I've already mentioned that our version of the Ten Year Rule could also end up lasting far longer than the medium term we assume it is safe to take risks with out conventional warfare capabilities. When the medium term is over, will we really ramp up our defenses when our domestic spending is sky high? Or will we rationalize our decline and say it doesn't matter. Will the medium term keep being redefined to mean ten years from right now?
This policy, even if we actually mean we take risks only in the medium term starting right now, will mean more American troops will die in battle. Our conventional warfare advantages don't just bounce the rubble--they allow us to outfight and overpower enemies without lots of Americans dying in battle. It is a mistake to believe that countries won't take us on because we are stronger, so we can let our strength slip a good deal. If a country decides to take us on, we'll have less superiority to fight them as a result of this defense spending plan. And we will lose more troops to win, at best. We might even lose. That's the risk we take in the medium term.
And it gets worse, this policy of taking risks in the medium term cancels our doctrine of military dominance, that not only sought to win wars at lower costs to ourselves (and our enemies, too, by beating them fast) but aimed to be so far ahead of our enemies in conventional warfare capabilities that they don't even try to match us in defense capabilities. In domestic terms, some would call this an "investment" that pays off in the future by requiring us to spend less over time because potential enemies feel it is hopeless to catch up:
We know from history that deterrence can fail; and we know from experience that some enemies cannot be deterred. The United States must and will maintain the capability to defeat any attempt by an enemy—whether a state or non-state actor—to impose its will on the United States, our allies, or our friends. We will maintain the forces sufficient to support our obligations, and to defend freedom. Our forces will be strong enough to dissuade potential adversaries from pursuing a military build-up in hopes of surpassing, or equaling, the power of the United States.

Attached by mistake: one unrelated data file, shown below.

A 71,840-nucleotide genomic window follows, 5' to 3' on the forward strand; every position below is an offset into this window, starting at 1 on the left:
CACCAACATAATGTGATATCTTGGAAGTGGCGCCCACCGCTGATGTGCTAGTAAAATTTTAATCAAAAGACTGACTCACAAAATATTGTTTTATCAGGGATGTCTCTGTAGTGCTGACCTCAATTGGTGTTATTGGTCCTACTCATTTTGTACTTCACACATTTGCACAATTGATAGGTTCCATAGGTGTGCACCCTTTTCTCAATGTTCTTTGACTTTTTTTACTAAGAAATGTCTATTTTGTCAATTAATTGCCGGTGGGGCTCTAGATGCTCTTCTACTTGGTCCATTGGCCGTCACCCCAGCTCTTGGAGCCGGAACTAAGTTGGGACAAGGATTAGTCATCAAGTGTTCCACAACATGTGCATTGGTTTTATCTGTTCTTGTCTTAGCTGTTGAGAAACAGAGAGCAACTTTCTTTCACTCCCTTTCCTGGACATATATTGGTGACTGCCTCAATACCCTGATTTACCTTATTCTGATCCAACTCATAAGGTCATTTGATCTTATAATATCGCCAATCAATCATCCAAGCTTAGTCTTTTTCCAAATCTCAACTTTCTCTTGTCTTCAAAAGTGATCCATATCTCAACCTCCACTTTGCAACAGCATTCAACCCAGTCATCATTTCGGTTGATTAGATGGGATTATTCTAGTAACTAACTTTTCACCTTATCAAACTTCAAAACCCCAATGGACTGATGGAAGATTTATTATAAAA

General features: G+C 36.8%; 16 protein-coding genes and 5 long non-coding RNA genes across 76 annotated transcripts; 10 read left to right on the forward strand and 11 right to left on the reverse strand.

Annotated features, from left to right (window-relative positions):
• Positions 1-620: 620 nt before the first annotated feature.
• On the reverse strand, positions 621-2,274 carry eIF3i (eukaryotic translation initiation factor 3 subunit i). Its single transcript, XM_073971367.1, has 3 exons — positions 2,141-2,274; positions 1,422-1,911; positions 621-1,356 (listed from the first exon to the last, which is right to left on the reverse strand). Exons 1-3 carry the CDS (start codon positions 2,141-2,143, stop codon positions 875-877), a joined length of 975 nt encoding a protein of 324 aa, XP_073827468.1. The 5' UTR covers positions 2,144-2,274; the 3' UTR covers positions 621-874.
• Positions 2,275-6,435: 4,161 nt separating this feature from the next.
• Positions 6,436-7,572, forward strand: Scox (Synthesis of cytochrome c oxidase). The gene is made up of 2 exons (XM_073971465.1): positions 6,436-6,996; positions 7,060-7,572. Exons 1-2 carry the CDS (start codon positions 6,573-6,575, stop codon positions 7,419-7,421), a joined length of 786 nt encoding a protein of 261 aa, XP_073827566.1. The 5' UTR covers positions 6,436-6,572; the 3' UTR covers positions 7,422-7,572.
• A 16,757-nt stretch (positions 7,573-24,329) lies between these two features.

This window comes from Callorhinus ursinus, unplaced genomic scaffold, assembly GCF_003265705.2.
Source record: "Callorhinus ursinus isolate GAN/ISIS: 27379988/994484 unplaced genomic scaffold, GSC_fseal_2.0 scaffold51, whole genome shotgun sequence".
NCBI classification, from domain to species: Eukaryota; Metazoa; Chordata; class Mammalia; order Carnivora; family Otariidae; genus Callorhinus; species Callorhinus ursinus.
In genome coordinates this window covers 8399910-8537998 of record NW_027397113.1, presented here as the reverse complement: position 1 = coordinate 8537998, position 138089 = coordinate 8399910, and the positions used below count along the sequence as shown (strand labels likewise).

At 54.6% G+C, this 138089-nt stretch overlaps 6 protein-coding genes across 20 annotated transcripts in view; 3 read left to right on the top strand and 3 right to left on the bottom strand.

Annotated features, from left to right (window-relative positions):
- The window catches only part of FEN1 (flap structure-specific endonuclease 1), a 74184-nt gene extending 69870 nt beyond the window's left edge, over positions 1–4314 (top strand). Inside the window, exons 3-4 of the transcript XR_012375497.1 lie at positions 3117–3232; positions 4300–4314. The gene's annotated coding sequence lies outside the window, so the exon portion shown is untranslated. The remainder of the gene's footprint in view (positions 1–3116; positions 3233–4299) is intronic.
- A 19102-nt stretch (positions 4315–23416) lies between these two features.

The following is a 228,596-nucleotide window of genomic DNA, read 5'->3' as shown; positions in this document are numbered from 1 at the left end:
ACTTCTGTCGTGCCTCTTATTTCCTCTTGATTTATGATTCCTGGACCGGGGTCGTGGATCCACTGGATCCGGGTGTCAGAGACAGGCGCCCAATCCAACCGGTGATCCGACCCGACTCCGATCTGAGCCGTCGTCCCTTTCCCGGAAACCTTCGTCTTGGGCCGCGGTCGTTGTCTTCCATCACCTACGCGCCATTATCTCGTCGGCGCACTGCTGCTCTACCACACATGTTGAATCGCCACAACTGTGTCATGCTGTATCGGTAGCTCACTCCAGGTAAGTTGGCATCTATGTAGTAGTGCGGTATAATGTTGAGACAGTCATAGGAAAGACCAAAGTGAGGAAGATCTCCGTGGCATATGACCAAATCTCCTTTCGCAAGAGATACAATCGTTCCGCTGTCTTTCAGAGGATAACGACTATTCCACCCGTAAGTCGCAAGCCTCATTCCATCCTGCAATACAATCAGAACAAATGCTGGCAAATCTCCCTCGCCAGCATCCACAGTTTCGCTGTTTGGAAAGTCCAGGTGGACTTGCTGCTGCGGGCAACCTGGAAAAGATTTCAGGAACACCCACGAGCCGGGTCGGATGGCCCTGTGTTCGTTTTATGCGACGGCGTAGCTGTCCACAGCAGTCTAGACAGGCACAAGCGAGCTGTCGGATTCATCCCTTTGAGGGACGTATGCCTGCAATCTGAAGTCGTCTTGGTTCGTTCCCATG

Well, now we'll let potential enemies catch up--and tell ourselves that we'll accelerate away with additional spending should they get close.
Our new defense policy is based on sound and accurate reasons--we really are dominant in conventional warfare right now--but it relies on a bad assumption that we will end our spending holiday in time to maintain our superiority. And it lets our potential enemies know that they can indeed catch up with our military capabilities and perhaps overtake us in selected areas if they accelerate their efforts while we coast on our reputation and past spending.
We built up our current dominance with decades of efforts at designing and building weapons, and training high quality personnel to man them. We'll surrender that advantage with a medium term policy that will squander that lead under the best of circumstances and lead us to inferiority if the likely circumstances of never canceling the Medium Term Rule play out.
We're not preparing to fight the last war. We're preparing to fight no war at all--and hoping what we have will be sufficient if we do find ourselves at war.
I'm very disappointed with Secretary Gates.